This was of course the perfect preparation for an M.A. in Creative Writing! In fact signing on to the course was a deliberate act of forcing myself to see what left in the tank..if anything and in that it was entirely successful. I had stopped serious painting years ago and had stopped writing but somehow I still believed I was a functioning poet and painter…I have smashed that idea once and for all now.
I thought I could pick up the past but the past didn’t agree. In fact when it came to writing an influences essay I floundered then I quit. I wrote the Edwin Smith commission poem during that first term with absolutely no influences at all. This is apparently not possible according to Creative Writing wisdom. Whatever influences can be detected are so buried even I was not aware of them!
So as I wrote in the previous post I raking over the ashes to see what might be left and what I might be doing in the future. I am sure that whatever I might do from now on is going to have be starting from scratch. If nothing else the career break has done its job…given me time to sort this out…no more delusions.This has led to some soul-searching and some interesting insights. Apologies for the naval-gazing but after all isn’t that what most poetry is these days?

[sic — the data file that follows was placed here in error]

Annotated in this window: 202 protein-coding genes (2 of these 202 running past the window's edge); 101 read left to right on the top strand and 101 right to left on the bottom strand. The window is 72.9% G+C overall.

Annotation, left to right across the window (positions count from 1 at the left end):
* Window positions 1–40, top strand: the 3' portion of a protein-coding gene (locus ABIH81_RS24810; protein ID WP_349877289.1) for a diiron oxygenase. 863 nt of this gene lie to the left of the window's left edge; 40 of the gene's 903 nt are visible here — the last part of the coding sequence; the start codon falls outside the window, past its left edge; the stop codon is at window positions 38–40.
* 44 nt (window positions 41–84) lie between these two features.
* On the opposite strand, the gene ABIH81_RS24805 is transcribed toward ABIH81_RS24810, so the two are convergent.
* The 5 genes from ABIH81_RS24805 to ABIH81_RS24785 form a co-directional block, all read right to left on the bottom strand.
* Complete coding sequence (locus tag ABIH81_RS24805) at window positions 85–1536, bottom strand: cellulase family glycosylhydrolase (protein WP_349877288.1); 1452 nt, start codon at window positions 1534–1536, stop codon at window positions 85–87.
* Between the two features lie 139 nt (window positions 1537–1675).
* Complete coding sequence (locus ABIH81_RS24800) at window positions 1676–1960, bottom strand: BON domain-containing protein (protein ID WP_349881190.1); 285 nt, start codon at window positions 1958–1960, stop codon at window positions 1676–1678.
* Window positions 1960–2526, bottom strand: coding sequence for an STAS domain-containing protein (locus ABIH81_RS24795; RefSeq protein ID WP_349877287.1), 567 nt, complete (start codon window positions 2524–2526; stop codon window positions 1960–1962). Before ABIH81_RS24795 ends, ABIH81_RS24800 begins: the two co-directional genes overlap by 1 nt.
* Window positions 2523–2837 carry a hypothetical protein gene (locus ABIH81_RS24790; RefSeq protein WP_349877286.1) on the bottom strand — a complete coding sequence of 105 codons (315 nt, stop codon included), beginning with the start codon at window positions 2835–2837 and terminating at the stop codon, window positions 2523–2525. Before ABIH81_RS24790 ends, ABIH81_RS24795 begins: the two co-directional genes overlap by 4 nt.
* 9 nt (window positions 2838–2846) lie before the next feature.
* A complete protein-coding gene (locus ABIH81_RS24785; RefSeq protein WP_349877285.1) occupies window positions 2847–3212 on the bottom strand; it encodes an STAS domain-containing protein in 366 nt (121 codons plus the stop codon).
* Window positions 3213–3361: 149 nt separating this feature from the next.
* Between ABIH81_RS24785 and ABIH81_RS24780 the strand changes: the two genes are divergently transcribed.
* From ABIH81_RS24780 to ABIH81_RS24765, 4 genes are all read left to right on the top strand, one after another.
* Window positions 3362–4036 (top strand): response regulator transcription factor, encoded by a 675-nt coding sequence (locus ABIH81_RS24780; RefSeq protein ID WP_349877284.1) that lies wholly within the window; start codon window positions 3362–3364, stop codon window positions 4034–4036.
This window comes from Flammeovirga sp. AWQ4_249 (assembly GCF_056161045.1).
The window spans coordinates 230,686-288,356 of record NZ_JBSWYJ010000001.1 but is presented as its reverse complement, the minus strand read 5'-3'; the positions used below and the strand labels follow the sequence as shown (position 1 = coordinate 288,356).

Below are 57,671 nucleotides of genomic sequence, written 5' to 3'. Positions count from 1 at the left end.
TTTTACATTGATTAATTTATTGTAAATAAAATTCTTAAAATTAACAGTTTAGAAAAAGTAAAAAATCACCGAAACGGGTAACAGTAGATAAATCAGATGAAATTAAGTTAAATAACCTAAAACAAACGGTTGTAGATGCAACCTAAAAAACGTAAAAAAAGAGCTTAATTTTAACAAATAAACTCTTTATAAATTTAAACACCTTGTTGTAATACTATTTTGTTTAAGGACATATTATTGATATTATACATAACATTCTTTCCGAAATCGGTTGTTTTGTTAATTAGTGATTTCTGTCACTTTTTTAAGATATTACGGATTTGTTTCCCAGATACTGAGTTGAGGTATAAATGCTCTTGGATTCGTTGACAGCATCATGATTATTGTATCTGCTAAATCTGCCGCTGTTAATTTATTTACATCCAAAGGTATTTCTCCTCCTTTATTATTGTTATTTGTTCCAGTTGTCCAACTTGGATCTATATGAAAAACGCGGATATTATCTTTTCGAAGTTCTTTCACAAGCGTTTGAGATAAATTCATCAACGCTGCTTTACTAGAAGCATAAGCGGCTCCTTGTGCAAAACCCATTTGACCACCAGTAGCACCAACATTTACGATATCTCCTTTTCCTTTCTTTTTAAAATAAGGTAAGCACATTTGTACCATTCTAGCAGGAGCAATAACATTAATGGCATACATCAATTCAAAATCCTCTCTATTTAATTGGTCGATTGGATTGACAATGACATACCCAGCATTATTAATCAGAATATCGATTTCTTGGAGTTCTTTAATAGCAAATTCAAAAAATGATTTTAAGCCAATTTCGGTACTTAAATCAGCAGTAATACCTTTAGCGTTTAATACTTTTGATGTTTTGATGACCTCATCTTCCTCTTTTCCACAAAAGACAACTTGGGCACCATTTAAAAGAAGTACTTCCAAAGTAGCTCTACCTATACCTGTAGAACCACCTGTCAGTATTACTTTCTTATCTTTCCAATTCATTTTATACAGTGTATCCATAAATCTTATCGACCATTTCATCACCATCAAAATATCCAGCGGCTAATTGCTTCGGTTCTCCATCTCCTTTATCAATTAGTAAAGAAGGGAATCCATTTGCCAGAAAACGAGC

NEW HORIZONS…..can the Dead cat be revived?
I have come to a couple of interesting conclusions and this goes hand in hand with my fine art painting career (non-career). When I seriously donned the ‘poet’ cap back in the early 1990’s I was heavily influenced by Raymond Carver and Simon Armitage and determined to produce a ‘democratic muse’ i.e. a poetry of simple expressions and familial history that anyone in my extended family back in Oxfordshire could read and by extension anybody could read. I held firmly to this through my extended stay in Edinburgh and some of that attitude I found mirrored in some contemporary Scottish poetry. I was heavily influenced whilst there by Stewart Conn, William Neill and Norman McCaig. Indeed I met and corresponded with the first two on a regular basis. Left-wing, working-class and place-centred it all fitted and was reinforced by a series of night-classes with Murdo MacDonald and Craig Cairns I attended at Edinburgh University. I felt part of the Scottish scene and felt supported as a poet in a way I have never felt since in Oxford or Nottingham. I think this is because I am a ‘class-based’ poet and that doesn’t go down well with certain elements in England. I am talking about the Oxbridge stranglehold on literary life that leads many to affect pseudo middle-class characteristics in both speech and thought. I ain’t like that my duck.